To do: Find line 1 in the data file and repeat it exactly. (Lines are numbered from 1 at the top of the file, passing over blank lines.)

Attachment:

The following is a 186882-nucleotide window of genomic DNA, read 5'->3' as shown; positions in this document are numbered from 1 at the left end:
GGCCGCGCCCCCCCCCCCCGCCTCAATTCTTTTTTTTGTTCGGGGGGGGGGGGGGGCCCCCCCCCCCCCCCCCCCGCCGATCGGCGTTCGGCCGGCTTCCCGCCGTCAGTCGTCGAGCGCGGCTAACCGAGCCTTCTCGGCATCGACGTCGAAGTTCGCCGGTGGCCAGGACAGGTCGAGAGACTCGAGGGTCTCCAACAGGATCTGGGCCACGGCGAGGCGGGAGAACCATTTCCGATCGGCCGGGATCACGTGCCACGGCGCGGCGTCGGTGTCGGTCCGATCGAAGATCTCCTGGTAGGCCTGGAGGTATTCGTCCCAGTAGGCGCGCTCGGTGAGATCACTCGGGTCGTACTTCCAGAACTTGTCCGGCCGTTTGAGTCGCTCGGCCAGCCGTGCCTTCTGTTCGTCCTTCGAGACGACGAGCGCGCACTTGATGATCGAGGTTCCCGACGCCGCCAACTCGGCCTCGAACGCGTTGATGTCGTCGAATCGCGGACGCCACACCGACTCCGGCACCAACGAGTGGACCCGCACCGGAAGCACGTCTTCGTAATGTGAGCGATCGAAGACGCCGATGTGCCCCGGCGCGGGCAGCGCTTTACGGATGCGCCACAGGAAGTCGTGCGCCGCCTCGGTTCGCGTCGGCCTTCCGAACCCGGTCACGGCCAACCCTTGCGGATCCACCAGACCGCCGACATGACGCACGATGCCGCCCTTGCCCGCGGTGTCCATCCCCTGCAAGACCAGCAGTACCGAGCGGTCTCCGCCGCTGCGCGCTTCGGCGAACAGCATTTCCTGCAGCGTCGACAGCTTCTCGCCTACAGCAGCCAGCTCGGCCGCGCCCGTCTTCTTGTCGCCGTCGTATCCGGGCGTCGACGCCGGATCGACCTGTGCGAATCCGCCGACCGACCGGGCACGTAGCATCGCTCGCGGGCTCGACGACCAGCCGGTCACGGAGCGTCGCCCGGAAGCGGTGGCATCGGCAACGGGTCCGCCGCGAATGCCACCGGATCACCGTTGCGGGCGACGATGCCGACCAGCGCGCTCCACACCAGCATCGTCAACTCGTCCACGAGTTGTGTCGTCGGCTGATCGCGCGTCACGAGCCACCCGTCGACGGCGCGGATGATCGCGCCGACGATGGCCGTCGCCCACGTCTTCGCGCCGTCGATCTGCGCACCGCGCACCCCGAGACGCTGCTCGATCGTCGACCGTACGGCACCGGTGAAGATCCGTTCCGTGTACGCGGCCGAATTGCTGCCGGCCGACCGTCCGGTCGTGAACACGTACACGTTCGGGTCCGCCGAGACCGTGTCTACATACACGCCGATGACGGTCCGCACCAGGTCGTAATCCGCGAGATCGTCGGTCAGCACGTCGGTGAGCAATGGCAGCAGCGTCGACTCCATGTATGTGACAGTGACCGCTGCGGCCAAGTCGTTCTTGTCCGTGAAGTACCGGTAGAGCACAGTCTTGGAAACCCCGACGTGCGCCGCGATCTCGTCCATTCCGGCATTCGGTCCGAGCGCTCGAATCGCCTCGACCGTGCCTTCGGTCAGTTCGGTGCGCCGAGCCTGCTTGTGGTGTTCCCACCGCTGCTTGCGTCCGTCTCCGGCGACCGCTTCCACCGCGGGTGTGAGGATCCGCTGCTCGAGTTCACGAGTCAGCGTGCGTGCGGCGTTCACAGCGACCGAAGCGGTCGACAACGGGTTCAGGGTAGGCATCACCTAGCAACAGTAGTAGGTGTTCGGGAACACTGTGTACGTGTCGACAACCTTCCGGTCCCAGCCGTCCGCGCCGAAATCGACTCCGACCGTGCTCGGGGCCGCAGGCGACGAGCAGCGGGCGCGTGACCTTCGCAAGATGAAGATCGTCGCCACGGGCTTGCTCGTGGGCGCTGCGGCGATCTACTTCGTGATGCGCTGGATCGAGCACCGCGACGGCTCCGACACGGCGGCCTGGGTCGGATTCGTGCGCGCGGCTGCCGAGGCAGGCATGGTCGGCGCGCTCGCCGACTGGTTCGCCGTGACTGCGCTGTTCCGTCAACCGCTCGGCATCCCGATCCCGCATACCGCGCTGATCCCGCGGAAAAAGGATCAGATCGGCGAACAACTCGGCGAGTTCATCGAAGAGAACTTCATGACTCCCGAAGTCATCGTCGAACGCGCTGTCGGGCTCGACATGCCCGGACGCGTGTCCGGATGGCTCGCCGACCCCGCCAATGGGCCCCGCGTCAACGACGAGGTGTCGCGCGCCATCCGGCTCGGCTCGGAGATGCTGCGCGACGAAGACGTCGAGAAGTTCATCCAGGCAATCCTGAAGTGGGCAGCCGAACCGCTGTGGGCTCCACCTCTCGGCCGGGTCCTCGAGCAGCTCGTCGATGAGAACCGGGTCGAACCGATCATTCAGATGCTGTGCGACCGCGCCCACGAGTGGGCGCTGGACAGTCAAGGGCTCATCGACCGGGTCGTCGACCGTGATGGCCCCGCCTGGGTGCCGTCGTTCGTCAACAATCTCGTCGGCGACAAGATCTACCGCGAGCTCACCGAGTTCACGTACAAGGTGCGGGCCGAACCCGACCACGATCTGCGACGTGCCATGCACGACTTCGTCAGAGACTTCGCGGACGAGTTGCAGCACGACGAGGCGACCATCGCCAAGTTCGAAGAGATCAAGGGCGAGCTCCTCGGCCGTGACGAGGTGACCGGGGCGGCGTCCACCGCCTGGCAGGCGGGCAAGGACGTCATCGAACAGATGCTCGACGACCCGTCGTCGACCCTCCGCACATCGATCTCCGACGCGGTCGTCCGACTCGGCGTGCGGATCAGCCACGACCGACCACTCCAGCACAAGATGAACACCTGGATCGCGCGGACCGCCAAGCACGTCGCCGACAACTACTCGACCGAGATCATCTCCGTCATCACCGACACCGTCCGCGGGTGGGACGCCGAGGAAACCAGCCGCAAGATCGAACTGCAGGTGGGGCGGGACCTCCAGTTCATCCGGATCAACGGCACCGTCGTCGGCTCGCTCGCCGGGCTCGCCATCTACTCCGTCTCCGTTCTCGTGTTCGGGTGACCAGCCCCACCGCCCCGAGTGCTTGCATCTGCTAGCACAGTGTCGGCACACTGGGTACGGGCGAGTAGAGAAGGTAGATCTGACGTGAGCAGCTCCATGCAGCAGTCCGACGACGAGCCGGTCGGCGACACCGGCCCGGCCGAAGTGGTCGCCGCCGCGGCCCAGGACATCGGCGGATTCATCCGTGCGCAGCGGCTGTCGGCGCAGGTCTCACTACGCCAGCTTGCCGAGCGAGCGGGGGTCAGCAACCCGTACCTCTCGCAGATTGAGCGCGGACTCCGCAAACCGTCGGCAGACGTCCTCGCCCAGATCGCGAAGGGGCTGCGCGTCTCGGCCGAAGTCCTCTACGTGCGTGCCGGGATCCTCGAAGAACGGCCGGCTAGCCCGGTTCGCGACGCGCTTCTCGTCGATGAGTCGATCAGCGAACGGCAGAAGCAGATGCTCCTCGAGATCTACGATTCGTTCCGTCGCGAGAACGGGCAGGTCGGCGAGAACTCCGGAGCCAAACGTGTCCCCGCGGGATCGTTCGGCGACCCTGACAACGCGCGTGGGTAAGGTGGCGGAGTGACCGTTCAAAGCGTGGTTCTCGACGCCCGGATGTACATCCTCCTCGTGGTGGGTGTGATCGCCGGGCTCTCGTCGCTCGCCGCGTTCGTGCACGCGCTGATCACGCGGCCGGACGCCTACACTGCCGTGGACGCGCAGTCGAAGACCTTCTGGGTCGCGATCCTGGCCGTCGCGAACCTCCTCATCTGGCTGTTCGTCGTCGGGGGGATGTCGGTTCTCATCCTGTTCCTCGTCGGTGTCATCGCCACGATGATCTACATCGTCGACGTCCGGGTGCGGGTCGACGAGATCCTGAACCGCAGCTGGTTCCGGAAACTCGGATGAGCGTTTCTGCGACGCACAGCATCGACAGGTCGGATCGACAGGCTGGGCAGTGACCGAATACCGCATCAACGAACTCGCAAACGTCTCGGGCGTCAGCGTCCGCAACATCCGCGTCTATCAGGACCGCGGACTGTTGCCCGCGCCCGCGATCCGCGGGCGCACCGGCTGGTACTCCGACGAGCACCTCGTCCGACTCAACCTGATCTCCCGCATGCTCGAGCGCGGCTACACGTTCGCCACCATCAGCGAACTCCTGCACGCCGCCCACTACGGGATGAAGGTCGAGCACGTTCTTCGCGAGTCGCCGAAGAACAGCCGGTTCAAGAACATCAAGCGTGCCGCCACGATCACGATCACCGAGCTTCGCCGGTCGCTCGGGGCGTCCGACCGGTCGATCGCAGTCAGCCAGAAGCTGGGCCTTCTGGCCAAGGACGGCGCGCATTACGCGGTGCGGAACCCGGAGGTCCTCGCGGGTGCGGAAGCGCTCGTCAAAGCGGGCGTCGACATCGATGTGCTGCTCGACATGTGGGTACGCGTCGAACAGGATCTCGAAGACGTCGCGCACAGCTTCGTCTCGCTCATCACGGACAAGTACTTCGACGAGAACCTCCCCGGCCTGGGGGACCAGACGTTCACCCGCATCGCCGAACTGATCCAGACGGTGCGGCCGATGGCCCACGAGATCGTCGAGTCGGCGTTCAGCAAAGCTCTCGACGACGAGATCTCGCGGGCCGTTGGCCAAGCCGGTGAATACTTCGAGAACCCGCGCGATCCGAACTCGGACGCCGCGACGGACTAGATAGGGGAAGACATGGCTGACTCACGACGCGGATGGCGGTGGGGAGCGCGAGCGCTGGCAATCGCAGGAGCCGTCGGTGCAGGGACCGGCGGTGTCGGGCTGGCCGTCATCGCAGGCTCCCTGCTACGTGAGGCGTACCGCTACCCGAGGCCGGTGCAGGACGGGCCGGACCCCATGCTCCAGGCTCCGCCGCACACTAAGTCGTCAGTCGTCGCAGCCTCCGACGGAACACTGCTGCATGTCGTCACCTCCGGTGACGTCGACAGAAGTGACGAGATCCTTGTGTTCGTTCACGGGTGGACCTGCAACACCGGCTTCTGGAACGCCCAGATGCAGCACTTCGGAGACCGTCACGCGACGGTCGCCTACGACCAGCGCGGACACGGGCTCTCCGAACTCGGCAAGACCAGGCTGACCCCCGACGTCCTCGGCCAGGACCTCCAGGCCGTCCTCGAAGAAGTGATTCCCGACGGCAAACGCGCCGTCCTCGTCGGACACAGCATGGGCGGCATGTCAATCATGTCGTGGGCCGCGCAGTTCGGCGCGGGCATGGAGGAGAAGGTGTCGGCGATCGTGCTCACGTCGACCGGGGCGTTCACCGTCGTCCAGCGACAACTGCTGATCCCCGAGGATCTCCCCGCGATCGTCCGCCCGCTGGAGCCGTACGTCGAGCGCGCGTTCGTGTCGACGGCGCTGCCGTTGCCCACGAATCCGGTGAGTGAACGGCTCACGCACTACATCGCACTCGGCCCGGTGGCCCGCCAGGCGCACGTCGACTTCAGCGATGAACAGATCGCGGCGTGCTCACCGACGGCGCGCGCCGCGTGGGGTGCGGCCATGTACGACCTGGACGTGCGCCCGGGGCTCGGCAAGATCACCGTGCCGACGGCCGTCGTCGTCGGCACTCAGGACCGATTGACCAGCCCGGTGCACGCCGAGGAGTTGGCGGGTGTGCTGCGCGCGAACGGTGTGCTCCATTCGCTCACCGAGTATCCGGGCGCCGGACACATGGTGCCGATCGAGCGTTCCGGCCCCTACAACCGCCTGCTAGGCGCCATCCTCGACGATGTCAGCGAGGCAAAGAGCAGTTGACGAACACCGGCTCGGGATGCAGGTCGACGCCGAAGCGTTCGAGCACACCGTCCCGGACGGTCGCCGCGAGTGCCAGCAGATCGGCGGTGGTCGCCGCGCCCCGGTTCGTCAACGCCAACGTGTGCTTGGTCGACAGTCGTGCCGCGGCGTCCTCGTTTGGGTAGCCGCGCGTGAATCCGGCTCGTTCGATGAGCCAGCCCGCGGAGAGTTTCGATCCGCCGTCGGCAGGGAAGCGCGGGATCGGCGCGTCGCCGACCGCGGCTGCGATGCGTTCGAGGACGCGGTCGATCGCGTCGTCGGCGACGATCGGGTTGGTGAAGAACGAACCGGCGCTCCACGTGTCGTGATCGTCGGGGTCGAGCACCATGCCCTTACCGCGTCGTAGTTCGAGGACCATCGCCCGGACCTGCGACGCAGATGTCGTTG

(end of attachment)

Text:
The following is a 186882-nucleotide window of genomic DNA, read 5'->3' as shown; positions in this document are numbered from 1 at the left end: